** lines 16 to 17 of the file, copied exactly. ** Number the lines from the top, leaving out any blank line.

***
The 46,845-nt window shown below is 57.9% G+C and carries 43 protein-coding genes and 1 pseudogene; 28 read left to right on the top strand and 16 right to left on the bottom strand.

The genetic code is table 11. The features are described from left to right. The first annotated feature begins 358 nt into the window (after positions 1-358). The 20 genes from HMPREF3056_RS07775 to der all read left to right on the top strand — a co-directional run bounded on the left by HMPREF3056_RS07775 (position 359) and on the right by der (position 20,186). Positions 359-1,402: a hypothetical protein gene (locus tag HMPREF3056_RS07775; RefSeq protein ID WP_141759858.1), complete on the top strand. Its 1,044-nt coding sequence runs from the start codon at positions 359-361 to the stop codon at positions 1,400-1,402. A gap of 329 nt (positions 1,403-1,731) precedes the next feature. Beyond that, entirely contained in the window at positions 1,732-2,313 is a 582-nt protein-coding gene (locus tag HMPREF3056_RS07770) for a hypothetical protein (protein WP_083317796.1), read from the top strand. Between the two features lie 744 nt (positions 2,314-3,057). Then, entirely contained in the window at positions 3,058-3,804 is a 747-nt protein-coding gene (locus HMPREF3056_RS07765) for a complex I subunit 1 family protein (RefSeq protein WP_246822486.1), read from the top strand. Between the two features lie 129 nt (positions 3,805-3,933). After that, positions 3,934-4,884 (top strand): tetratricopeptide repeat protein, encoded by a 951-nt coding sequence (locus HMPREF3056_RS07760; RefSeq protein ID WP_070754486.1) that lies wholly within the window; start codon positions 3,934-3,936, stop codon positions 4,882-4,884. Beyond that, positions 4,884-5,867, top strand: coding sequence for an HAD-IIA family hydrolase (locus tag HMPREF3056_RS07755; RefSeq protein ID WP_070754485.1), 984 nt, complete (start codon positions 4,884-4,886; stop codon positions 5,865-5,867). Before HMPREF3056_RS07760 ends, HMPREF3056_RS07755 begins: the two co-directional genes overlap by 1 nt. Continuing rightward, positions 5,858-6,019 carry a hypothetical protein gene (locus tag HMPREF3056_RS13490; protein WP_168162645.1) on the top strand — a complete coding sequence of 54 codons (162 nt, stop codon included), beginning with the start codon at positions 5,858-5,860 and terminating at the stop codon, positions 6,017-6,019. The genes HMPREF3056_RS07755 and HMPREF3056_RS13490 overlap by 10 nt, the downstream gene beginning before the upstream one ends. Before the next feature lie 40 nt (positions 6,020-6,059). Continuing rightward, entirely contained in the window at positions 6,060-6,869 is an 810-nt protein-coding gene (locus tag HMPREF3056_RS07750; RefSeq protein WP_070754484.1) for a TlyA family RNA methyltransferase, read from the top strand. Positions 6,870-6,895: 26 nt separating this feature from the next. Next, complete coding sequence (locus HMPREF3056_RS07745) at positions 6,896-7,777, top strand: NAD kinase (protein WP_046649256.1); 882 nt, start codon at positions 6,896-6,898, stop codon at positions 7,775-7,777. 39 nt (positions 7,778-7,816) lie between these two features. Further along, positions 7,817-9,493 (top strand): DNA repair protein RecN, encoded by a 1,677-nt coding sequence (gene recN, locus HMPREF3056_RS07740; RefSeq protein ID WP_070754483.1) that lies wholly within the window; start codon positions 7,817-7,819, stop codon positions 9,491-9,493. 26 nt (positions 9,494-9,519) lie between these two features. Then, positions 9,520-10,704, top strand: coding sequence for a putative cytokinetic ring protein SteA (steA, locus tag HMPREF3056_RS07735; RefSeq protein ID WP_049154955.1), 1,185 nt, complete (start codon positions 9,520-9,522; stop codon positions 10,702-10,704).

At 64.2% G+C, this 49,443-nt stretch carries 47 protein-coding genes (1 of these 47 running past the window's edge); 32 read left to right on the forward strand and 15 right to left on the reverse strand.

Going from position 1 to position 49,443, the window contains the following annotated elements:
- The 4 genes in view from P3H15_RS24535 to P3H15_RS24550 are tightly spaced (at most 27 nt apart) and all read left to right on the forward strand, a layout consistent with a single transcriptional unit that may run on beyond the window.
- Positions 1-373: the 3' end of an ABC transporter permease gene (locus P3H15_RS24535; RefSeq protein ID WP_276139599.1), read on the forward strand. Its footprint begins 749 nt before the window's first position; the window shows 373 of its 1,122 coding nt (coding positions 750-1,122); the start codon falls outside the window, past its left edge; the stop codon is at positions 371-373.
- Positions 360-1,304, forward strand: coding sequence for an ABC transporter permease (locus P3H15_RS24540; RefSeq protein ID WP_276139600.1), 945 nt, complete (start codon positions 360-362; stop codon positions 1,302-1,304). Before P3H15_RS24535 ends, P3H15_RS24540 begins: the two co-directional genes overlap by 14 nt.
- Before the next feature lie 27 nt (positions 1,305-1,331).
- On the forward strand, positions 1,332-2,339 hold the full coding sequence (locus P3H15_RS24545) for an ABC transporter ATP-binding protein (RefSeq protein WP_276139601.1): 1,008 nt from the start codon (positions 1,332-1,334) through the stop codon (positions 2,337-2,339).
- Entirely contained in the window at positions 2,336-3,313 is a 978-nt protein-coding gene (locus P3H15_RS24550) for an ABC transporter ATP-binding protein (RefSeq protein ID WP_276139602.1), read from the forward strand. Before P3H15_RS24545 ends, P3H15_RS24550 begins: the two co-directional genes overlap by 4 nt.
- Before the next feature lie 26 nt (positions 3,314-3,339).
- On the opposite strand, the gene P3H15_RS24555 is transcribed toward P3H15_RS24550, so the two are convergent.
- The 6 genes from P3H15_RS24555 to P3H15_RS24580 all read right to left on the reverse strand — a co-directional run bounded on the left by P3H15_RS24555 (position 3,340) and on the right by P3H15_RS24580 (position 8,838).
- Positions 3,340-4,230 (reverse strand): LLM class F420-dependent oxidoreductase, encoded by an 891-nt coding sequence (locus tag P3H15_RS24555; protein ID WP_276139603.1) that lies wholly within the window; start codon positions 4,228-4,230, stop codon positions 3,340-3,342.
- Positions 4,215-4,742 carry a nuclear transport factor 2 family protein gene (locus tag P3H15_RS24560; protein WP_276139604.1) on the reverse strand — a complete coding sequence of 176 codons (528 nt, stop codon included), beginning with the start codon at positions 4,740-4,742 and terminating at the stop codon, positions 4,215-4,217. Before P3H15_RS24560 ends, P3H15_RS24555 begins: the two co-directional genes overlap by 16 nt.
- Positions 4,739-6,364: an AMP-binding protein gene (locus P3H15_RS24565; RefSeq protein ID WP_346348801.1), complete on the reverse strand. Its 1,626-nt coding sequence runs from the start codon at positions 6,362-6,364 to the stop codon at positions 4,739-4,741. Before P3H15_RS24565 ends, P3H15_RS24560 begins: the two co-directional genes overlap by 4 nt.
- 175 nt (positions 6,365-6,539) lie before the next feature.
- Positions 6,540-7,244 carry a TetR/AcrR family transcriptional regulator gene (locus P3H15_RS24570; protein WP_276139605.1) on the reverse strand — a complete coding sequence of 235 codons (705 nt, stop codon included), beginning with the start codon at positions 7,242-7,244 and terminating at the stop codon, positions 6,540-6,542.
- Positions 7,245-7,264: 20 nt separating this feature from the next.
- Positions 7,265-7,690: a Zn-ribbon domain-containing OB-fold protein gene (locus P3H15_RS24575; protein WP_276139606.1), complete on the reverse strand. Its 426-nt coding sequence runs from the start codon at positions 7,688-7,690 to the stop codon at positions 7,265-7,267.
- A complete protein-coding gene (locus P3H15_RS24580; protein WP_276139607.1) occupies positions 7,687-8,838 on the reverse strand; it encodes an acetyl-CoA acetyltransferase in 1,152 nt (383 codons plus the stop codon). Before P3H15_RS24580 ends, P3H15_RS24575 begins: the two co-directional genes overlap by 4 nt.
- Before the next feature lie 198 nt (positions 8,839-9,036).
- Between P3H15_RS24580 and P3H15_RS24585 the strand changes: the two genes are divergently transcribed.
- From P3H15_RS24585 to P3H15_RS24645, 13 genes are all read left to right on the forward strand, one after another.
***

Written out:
- Positions 4,739-6,364: an AMP-binding protein gene (locus P3H15_RS24565; RefSeq protein ID WP_346348801.1), complete on the reverse strand. Its 1,626-nt coding sequence runs from the start codon at positions 6,362-6,364 to the stop codon at positions 4,739-4,741. Before P3H15_RS24565 ends, P3H15_RS24560 begins: the two co-directional genes overlap by 4 nt.
- 175 nt (positions 6,365-6,539) lie before the next feature.